Portable units with sterile fluid offer unrivaled safety. Sterile saline is the only emergency eyewash solution that must be prepared in an FDA-approved clean room to assure purity as well as pH and isotonic qualities that match those of the human eye. The Food and Drug Administration has recently begun enforcing sterility within eyewash manufacturing sites, requiring that they employ practices meeting over-the-counter ophthalmic regulations. When selecting eyewash fluid, look for manufacturers that meet these standards.

3. Place eyewash within a 10-second reach

Because every second counts in successfully treating injured eyes and because an injured worker’s vision is diminished, it is imperative that the path to an eyewash station be short, clearly marked and unobstructed. ANSI specifies that stations be located within a 10-second walk from the hazard on a travel path free of obstructions. The station must be located on the same level as the hazard with no steps or stairs, and immediately adjacent to strong caustics and strong acids. The area surrounding the eyewash station should be well lit and marked with a sign that is highly visible to everyone served by it.

Portable units can easily be moved within close proximity of most hazards. Select a location for the unit that is quickly and easily accessible during any emergency.

4. Flush for 15 minutes

ANSI calls for an injured individual to flush his or her eyes continuously for a full 15 minutes. In theory this sounds simple; in practice it may seem impossible. Instruct employees on the proper flushing technique, which calls for holding both eyes open with the forefingers and thumbs and letting eyewash fluid rinse across both eyes from the inside corner out for 15 minutes. The employee should be instructed to seek follow-up medical care if needed.

5. Keep the temperature tepid

Flushing fluid needs to be delivered at a temperature that is comfortable — and not harmful — to the eyes. In order to safely permit a 15-minute flush, ANSI requires that eyewash fluid be delivered at a tepid temperature ranging between 60°F and 100°F, except in the case of certain chemicals.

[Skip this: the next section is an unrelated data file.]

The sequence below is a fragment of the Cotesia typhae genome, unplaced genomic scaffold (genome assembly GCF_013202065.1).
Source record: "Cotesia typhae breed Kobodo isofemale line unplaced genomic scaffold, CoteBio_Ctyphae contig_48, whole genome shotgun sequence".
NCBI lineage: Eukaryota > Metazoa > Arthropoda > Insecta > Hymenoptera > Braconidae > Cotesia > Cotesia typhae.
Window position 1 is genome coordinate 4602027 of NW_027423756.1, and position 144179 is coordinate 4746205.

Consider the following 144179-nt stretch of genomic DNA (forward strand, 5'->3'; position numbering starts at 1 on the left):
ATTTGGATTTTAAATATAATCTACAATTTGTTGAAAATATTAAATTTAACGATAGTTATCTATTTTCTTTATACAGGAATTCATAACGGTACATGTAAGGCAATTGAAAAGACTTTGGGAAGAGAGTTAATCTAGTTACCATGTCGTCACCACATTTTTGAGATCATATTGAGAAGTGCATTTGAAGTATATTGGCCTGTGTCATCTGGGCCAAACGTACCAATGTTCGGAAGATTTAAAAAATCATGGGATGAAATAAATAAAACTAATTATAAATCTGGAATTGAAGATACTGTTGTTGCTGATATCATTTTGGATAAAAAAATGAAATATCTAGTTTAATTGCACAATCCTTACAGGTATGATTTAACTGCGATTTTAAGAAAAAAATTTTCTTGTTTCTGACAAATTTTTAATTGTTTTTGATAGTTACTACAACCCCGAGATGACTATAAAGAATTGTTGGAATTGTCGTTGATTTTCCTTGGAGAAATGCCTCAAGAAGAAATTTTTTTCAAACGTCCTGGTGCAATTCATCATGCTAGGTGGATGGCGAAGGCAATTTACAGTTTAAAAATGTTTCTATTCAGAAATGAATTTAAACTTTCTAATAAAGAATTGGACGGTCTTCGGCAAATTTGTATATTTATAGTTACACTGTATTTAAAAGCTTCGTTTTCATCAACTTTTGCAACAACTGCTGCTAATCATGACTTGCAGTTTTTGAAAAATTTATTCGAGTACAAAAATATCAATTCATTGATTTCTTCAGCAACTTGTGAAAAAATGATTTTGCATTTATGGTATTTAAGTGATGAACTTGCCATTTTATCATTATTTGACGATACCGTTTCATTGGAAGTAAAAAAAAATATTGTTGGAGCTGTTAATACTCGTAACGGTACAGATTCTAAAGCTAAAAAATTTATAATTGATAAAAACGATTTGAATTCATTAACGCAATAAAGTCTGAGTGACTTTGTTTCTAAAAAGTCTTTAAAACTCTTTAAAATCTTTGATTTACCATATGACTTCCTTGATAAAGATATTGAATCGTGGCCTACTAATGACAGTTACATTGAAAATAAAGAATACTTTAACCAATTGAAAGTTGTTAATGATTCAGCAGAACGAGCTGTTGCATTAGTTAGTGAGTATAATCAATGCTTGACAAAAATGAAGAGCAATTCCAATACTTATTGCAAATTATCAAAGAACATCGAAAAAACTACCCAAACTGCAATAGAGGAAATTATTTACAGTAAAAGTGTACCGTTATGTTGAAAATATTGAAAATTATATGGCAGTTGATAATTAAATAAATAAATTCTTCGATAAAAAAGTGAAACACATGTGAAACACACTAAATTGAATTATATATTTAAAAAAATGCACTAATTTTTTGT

Keep in mind environmental effects on the temperature of eyewash fluid. In extreme cold environments, look for products with heated options. Depending on your application, consider freeze-rated portable stations, which keep fluid from freezing in temperatures as low as -32°F, or those with heated accessories that maintain a tepid temperature in environments as cold as -40°F. In locations with excessive heat, look for a unit with a solar shield or house the unit out of direct sun.

6. Put safety into place

The best way to ensure eyewash compliance in the workplace is by building it into the company’s safety plan. Employ a safety manager, assign safety stewards or use a third-party vendor to handle employee training and station maintenance. The appointed safety leader should train staff regularly as well as maintain eyewash units according to ANSI and manufacturers’ guidelines.

ANSI requires that plumbed stations be activated weekly to rinse harmful particle buildup through pipes and to ensure proper water pressure. Self-contained portable devices require less frequent maintenance, including cleaning, disinfecting and changing the flushing fluid every three to six months, as directed by the manufacturer. Sealed cartridge devices containing sterile or buffered saline require the least maintenance and remain free of bacteria and contamination for up to 24 months. New portable stations are equipped with RFID technology to provide instant insight into maintenance schedules, help manage inventory, track expiration dates and more using a handheld computer.